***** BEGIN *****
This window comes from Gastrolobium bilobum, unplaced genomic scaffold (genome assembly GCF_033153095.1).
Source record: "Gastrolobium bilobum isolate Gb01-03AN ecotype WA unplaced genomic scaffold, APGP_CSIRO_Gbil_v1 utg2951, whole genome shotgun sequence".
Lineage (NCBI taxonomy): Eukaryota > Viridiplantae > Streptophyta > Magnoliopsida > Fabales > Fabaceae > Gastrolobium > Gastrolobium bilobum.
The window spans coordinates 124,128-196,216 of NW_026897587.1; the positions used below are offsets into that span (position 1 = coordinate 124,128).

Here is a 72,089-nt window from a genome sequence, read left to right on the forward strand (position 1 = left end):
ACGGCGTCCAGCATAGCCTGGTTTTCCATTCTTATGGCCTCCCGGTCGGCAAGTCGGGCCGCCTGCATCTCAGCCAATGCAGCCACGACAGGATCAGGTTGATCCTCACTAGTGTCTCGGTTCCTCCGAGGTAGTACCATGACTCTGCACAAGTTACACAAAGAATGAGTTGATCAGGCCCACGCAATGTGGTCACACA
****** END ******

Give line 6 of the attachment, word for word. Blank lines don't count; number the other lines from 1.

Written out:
ACGGCGTCCAGCATAGCCTGGTTTTCCATTCTTATGGCCTCCCGGTCGGCAAGTCGGGCCGCCTGCATCTCAGCCAATGCAGCCACGACAGGATCAGGTTGATCCTCACTAGTGTCTCGGTTCCTCCGAGGTAGTACCATGACTCTGCACAAGTTACACAAAGAATGAGTTGATCAGGCCCACGCAATGTGGTCACACA